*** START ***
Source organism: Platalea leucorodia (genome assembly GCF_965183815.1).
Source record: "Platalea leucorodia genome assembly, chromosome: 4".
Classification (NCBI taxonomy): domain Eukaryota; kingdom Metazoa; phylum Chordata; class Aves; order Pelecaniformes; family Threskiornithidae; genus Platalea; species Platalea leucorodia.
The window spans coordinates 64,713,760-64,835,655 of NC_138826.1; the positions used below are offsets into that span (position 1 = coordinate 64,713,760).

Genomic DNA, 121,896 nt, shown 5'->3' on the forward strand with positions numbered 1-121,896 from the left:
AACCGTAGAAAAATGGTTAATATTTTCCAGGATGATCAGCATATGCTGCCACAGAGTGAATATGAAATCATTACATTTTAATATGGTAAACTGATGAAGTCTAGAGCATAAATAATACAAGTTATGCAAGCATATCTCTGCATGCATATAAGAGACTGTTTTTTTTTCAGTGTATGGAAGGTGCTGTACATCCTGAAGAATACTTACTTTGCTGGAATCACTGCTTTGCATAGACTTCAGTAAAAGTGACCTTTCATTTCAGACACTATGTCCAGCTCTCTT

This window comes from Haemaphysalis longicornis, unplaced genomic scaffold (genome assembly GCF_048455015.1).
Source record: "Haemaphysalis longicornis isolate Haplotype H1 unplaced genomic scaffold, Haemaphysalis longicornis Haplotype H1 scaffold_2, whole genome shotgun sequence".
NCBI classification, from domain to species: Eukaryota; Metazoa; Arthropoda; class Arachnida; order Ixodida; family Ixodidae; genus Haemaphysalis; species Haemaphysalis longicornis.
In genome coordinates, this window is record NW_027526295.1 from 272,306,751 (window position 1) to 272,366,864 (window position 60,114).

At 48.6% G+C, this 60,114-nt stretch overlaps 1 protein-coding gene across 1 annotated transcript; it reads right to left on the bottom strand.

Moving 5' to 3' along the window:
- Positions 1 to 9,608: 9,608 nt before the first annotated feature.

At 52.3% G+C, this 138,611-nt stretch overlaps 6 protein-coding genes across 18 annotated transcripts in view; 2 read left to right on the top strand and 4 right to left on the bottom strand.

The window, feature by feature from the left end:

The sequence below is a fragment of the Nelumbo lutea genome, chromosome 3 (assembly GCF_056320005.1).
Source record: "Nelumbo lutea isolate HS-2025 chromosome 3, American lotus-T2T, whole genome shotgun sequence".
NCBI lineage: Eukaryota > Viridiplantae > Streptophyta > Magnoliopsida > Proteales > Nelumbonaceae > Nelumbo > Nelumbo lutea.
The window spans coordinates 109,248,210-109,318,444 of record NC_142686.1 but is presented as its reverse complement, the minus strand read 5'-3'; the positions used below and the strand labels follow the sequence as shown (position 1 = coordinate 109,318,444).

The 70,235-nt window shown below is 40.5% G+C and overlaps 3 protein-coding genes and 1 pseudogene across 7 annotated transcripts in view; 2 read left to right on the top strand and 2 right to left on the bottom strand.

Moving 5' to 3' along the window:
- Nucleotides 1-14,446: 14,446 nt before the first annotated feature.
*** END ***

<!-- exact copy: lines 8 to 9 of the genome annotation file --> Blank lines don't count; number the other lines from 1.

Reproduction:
Source record: "Haemaphysalis longicornis isolate Haplotype H1 unplaced genomic scaffold, Haemaphysalis longicornis Haplotype H1 scaffold_2, whole genome shotgun sequence".
NCBI classification, from domain to species: Eukaryota; Metazoa; Arthropoda; class Arachnida; order Ixodida; family Ixodidae; genus Haemaphysalis; species Haemaphysalis longicornis.